We should even remember that that notion of public good started off amongst economists coming out of the 1930s and the idea that gave birth to something that’s now called neoliberalism. That public goods were things that did not lend themselves to the market because many people could use them at the same time without using them up. They were non-rival. It was difficult to keep somebody away form their use and there weren’t additional costs involved the more people that used them. So, those were known as the condition of being non-rival and non-excludable. But that pristine state of the public good into which knowledge and art were supposed to fall, that was very much the basis in 1965 for a Rockefeller Brothers report that justified the need for public funding of the arts in the form of the National Endowment for the Arts. That became precisely the basis for extending markets, intellectual property, the capture of that which previously didn’t have a price, that didn’t have a value—the privatization of education, the transference of education, which was seen as something that was important for civic and national purposes, into something that was an investment to add value to an individual’s earning power. When we visit the terminology that we have, whether it’s economic, organizational, cultural, aesthetic, that divide becomes a problem. When we look at the ways in which artists and activists have begun to re-craft space in the city we see that in many ways it is precisely in the crevices in which something else is being emitted, in what would have been a boundary or a barricade between the public and the private.
I think it’s interesting to consider if this is auguring not a turn to the past, to try and get back our public that we’ve lost back, and with it having to negotiate who the “we” was, and what that past was, and what the point of reference was. If we’re talking about orienting ourselves to the future, which was part of the framing of the panel, then I want to also inquire what’s happened to the future? The future once was also safely locked away from the past and the present, and if anything we’ve seen that now the future’s come crashing upon us. We’re asked to live out all of these different risk-management strategies. Whether it’s in terms of preemptive wars on terror, strategies to try and trade carbon or pollution credits, or strategies for trading on the stock market. I think if we think about what has taken over the city in the last forty years it’s very much been the financial sector whose mantra is to make the future actionable in the present. That’s what derivatives are meant to do. Derivatives are incredible phenomena where some small aspect or attribute of some underlying value, like the interest rates on a mortgage or the likelihood of default on a mortgage or currency exchange, get traded in order to anticipate risks. And the total value of those derivative contracts is about a quadrillion and a half dollars, which is about fifteen times what the world’s gross domestic product is. Now we can stop and say, Uh oh, something unreal, something epiphenomenal, something ethereal, something immoral—because it is immaterial—has taken over our lives. But we might want to pause and say, But wait a second, isn’t that exactly how people talk about art? Something that is ethereal, epiphenomenal, something that isn’t grounded in the material? Certainly those are not people who do art—who labor tirelessly without wages—who think that the effort stops when the performance is over and it becomes ephemeral and ethereal and disappears—when in fact you just continue working.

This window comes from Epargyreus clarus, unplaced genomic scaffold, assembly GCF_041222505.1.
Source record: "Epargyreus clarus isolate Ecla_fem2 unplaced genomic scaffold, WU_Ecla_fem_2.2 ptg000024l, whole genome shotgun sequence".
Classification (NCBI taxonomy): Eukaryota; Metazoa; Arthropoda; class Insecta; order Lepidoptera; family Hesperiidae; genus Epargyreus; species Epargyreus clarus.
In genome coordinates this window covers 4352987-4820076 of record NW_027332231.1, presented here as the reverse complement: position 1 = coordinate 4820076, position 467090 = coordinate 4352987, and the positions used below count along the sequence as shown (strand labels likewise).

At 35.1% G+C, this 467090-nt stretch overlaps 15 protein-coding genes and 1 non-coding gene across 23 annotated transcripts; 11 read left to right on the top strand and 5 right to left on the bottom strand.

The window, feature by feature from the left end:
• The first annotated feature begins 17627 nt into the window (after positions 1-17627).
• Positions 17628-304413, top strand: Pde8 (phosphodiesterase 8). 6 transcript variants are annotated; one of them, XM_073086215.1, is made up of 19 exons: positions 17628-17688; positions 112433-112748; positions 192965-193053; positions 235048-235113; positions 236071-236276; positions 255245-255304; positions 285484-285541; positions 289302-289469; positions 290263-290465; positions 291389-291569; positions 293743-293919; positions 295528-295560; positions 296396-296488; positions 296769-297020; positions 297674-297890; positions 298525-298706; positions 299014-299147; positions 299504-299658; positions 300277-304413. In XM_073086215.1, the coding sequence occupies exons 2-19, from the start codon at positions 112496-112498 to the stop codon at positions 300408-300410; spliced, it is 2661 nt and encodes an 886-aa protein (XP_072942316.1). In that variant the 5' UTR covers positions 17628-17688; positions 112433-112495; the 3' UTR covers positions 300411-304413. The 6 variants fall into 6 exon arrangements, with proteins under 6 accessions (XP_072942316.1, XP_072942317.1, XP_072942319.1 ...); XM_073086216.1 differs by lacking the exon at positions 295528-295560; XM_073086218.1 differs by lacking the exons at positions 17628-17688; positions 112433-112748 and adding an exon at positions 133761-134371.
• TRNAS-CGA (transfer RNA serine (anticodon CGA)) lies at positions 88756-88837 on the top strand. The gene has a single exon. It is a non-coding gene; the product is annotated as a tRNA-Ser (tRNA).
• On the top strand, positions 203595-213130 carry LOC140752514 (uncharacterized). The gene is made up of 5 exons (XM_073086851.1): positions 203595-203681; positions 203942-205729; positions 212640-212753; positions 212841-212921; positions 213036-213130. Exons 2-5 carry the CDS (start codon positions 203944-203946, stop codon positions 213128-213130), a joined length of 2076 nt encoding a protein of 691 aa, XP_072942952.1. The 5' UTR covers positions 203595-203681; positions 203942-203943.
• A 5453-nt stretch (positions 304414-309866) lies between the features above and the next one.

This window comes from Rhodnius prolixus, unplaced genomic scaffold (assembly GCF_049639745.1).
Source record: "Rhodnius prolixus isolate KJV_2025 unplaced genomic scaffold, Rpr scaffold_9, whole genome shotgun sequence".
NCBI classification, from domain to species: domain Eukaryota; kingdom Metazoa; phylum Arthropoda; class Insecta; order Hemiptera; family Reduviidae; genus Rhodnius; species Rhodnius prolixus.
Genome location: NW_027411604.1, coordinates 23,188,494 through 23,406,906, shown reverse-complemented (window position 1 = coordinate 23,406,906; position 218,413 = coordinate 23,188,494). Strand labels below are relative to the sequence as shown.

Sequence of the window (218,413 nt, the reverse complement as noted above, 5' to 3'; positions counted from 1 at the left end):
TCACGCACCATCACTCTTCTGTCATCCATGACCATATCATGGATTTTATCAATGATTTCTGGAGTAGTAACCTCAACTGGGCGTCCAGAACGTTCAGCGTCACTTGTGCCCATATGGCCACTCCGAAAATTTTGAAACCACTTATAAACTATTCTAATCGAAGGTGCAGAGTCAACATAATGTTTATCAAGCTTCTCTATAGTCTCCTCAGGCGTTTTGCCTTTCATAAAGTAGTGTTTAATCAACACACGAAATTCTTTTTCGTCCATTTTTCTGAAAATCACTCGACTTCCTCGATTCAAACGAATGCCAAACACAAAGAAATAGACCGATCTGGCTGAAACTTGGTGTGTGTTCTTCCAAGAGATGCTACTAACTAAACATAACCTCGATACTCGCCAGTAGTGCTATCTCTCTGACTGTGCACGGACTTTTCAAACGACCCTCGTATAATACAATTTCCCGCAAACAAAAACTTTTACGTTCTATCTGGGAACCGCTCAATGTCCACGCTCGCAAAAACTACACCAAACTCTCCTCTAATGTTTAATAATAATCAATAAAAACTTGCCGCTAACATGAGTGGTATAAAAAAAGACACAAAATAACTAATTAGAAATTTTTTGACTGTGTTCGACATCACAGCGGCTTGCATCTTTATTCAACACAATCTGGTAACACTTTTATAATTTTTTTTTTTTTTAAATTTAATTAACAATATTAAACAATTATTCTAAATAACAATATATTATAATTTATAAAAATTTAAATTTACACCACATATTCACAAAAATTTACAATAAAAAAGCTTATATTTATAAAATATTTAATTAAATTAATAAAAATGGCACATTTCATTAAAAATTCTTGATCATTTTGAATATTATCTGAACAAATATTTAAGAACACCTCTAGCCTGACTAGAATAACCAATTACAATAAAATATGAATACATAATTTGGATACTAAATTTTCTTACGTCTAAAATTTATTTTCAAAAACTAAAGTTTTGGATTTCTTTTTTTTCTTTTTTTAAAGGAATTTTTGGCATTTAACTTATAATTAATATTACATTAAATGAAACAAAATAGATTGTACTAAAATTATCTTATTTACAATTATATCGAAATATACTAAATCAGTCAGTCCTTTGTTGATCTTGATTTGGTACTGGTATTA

Part of what’s at stake in this future coming at us is, What does it mean to take the practices of risk that are so familiar in the arts and to introduce a different kind of currency? If the future is upon us. If we can make small interventions. If the logic of a derivative is what’s called arbitrage. If you look at the small differences in a space that seems to be closing and you move right into that space. Now that reminds me of contact improvisation, but it also reminds me of skateboarding and other kinds of movement practices moving through and etching out certain kinds of openings and closures in the city. We might say that this is, indeed, a kind of mapping of a different way of valuing risk that acts on what could be and begins to announce what I would term a “social kinesthetic,” a sensibility for how it is that we move together, that we’re oriented towards movement that we could say is a way of reclaiming and reinvesting in a different principle, a lateral, distributed, but also difficult-to-concretize principle of people moving together but not as one.